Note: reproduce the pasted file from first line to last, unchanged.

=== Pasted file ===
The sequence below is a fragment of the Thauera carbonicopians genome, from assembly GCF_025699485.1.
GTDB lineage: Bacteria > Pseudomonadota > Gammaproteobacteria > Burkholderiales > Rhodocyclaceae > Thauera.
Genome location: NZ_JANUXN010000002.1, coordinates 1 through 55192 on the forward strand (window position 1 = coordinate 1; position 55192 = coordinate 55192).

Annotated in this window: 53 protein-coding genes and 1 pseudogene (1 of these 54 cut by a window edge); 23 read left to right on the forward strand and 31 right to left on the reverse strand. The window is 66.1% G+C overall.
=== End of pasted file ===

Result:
The sequence below is a fragment of the Thauera carbonicopians genome, from assembly GCF_025699485.1.
GTDB lineage: Bacteria > Pseudomonadota > Gammaproteobacteria > Burkholderiales > Rhodocyclaceae > Thauera.
Genome location: NZ_JANUXN010000002.1, coordinates 1 through 55192 on the forward strand (window position 1 = coordinate 1; position 55192 = coordinate 55192).

Annotated in this window: 53 protein-coding genes and 1 pseudogene (1 of these 54 cut by a window edge); 23 read left to right on the forward strand and 31 right to left on the reverse strand. The window is 66.1% G+C overall.